taking the words of Jesus seriously

It’s summer, and once again my fingernails are a wreck.  I’ve got a quarter-inch gash hanging slanted off my pointer finger cuticle, like a bloody Q sign.  My left thumb looks like it got into a fight with a mallet and lost. (It did.)  The dirt under my fingernails is about to sprout mushrooms.

Yeah, I admit it.  I love getting dirty with Jesus.

From Adam to Abraham to Jesus, I come from a long line of gardeners.  The first commandment to humanity was to take care of the garden.  Abat and shamar. 

Serve and protect.  From Genesis 2:15 to third millennia America, our first duty is to be good stewards of God’s creation.

Solomon, the wisest man who ever lived, “made gardens and parks and planted all kinds of fruit trees in them” (Ecc 2:5-6), in reverence for God, the Eternal Gardener. The Lord also commanded us to care for our neighbors, particularly the least among us. My husband and I have a particular heart for finding places where these two mandates—to care for and tend the Garden, and to care for our poorest neighbors—intersect. So we were excited when a woman came over after a creation care workshop to share an idea that I had never heard before.

She belongs to a garden club. Immediately, the stereotype of an upper-middle-class woman with a penchant for peonies and antique roses came to mind—a woman much like me before my husband Matthew quit being a doctor and we began our spiritual and environmental journey. But this woman shattered my preconceptions.

A friend of hers is involved with an inner-city ministry for women. They run a home for about twelve recovering addicts. These women are separated from children and family, without hope—exactly where so many of us finally find Jesus. The director of the recovery center had a dream to transform the patch of ground out back, enclosed by a dilapidated metal fence, into a place for rest, restoration, and renewal—a peace garden—but she did not have the knowledge or resources to make her vision a reality.

That’s where my new friend came in. Recognizing a need and a chance to serve, this woman approached her garden club. The group, which had never considered any project like this before, embraced the idea with enthusiasm. And now, as they prepare to design, plant, and tend a beautiful garden space, her hope is that this project will serve as a model for others who want to garden with Jesus.

Imagine if we all found ways to use our God-given passions to care for the earth while caring for the poor? A minister friend just told me that his congregation is planning a community garden right on the church grounds to serve two neighboring low-income projects. They also want to build a nature path around the perimeter of the property for the community to use.

Another group of friends has tilled an abandoned inner city lot next to an old Episcopal graveyard.  One hundred years ago, African Americans were barred from being buried in that cemetery.  Now people of all races are working the earth together, sharing some of their produce with an afterschool program in this economically challenged neighborhood where unemployment hovers around thirty percent.

A friend in Texas is helping schools in her low-income neighborhood xeriscape their grounds with indigenous plants and natural landscaping.  A California minister has helped plant over a million saplings in Madagascar.  Our friends at A Rocha in England turned a dump into a model garden where they teach inner city kids about God’s green earth.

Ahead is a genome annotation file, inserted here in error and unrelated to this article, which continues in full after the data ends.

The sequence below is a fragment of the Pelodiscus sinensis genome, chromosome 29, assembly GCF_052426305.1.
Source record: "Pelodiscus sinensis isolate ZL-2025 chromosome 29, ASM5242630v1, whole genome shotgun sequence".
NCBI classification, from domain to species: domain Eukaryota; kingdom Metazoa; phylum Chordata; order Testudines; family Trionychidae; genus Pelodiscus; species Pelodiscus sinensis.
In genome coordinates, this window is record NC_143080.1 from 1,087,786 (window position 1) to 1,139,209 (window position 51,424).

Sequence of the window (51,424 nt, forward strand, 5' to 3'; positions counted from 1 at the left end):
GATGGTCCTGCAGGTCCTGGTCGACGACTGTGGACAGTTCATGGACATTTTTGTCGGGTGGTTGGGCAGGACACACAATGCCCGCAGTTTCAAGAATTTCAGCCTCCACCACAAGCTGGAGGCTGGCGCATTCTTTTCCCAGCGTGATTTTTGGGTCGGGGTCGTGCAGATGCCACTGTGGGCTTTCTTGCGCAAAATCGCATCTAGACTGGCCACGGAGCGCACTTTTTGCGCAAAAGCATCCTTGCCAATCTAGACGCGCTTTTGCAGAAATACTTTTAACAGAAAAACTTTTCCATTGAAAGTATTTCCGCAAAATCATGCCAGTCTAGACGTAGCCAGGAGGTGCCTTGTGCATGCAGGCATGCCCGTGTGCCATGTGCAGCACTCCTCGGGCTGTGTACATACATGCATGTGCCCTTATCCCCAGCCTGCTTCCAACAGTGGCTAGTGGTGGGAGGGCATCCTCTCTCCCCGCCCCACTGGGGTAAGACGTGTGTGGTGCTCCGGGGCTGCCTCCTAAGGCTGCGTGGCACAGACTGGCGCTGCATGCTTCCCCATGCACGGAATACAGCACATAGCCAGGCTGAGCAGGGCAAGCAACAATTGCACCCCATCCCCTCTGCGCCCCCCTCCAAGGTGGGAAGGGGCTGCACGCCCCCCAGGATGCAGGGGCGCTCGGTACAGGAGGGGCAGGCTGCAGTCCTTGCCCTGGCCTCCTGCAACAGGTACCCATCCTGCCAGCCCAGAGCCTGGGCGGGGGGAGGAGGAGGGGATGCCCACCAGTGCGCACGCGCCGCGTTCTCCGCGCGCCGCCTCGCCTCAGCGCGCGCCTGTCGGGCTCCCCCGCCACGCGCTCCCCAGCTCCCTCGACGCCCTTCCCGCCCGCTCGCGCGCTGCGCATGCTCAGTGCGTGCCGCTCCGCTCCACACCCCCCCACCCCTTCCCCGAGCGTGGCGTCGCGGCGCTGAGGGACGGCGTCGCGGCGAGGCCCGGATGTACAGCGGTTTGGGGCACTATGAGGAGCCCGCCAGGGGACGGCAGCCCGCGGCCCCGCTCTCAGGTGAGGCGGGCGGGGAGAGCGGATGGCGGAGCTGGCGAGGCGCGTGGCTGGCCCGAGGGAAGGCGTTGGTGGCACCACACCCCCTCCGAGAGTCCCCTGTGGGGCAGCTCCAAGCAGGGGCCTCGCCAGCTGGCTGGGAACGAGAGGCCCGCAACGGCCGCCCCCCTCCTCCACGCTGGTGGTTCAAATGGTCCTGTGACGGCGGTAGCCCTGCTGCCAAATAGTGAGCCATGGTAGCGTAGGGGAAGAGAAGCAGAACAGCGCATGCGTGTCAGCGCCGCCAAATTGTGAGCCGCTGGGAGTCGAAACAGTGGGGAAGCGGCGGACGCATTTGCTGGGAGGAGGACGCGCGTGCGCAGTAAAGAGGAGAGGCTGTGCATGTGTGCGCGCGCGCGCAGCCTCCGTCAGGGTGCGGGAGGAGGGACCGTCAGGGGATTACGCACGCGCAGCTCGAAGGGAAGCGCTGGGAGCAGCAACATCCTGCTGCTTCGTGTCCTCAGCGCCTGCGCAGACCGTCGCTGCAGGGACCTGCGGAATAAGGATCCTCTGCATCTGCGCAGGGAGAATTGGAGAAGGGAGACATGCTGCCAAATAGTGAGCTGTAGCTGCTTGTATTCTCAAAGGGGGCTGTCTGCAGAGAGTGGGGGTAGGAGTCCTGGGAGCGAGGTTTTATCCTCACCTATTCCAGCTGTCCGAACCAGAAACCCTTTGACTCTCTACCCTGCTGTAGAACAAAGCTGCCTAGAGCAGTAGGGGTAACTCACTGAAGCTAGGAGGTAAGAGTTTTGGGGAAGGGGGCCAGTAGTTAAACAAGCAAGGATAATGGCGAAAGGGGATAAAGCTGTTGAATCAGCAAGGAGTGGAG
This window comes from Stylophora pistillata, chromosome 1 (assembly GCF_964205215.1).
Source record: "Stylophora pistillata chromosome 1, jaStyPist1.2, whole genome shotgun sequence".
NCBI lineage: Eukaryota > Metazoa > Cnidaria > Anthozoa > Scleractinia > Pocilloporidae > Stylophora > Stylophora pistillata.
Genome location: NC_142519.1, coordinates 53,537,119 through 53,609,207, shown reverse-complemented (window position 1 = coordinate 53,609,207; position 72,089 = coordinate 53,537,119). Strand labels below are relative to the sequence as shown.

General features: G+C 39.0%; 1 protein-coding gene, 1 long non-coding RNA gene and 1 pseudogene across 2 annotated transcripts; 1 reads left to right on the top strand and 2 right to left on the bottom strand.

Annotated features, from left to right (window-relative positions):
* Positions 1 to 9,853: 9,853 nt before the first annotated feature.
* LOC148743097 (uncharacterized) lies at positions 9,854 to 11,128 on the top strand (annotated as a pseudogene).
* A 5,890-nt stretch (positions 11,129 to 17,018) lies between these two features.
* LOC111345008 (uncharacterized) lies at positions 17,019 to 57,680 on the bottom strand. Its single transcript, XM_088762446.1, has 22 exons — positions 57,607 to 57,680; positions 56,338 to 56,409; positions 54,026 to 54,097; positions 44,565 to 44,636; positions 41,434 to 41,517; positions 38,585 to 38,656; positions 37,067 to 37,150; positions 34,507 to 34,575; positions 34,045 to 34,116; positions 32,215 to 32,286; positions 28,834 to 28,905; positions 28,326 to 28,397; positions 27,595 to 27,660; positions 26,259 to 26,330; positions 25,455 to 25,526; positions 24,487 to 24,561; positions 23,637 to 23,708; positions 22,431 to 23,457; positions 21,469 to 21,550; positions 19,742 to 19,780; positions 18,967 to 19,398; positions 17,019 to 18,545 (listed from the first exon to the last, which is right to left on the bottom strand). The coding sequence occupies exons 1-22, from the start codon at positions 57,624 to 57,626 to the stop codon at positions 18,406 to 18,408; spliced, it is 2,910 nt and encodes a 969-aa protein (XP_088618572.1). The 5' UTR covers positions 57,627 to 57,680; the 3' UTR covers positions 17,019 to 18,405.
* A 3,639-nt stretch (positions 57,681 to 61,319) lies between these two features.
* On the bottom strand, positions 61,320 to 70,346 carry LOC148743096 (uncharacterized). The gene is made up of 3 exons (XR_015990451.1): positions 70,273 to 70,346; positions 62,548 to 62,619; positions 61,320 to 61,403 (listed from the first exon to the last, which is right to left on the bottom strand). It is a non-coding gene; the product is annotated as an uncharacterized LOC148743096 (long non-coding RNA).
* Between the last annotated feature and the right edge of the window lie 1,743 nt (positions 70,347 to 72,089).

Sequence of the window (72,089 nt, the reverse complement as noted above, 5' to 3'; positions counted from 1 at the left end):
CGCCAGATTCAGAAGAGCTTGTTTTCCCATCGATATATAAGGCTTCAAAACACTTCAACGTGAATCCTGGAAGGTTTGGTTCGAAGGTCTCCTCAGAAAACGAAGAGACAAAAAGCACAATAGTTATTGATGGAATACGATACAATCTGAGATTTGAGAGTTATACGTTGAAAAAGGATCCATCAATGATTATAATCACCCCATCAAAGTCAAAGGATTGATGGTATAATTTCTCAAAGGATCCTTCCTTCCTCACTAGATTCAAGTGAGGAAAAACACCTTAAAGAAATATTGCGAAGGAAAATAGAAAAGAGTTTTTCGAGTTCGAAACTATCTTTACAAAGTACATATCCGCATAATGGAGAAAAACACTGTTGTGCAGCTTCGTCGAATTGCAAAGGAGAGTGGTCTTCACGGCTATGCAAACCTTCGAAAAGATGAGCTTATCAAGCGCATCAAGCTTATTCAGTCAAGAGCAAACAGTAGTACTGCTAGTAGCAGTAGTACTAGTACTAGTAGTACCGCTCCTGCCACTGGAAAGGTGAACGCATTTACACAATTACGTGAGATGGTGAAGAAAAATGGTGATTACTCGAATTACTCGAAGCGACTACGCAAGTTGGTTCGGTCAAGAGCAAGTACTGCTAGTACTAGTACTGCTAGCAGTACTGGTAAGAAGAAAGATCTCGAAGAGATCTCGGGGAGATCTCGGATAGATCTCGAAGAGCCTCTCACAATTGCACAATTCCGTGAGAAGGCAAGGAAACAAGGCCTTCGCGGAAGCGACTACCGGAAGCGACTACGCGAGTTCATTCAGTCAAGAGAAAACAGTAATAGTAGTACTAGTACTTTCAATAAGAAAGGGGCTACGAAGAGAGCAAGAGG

These servant-gardeners remind me of one of my favorite passages in the resurrection story.  When Mary goes to pay her respects at the tomb and finds it empty, she turns around and sees a man.  It is Jesus, but at first glance she mistakes him for a gardener (John 20:15).

Rembrandt immortalized this mistake that is not a mistake—for Jesus is indeed the new Adam—in a painting of Mary at the tomb.  Jesus is depicted wearing a floppy gardener’s hat with a shovel in hand and knife in his belt.  I feel certain that if Mary looked very carefully, she would have seen that Jesus the Gardener had dirt under his fingernails.

Isn’t it time we all started getting a little dirty with Jesus?

Getting Started

Follow Jesus’s advice in Matthew 7 and get the plank out of your own eye before worrying about the speck of dust in your neighbor’s eye.  Here’s some ways to become a better steward in your own backyard.

At home:

  • Plant a vegetable garden
  • Only water the lawn and garden in the morning or evening
  • Compost lawn and food waste
  • Mow the lawn higher and less frequently
  • Can, freeze, or dry locally grown fruits and vegetables
  • Use reclaimed water (bathwater, dishwater, rain barrel) to water plants
  • Integrate native plants into landscaping and gradually reduce lawn size
  • Stop using chemicals in the lawn and garden
  • Trade in your gas-powered lawn mower for a manual reel or solar-powered mower

In the community:

  • Organize a church or community garden
  • Start a plant exchange
  • Share your skills:  teach children or marginalized teens the miracle of gardening—and the miracle of all God’s creation
  • Organize a trip to a gathering, like Summoned Toward Wholeness: a Food and Faith Conference (https://divinity.duke.edu/summoned).

Nancy Sleeth is the co-founder of Blessed Earth, a faith-based environmental nonprofit.  Nancy is author of  You might also want to check out her husband’s newest book,  24/6:  Prescription for a Healthier, Happier Life by Matthew Sleeth, MD.

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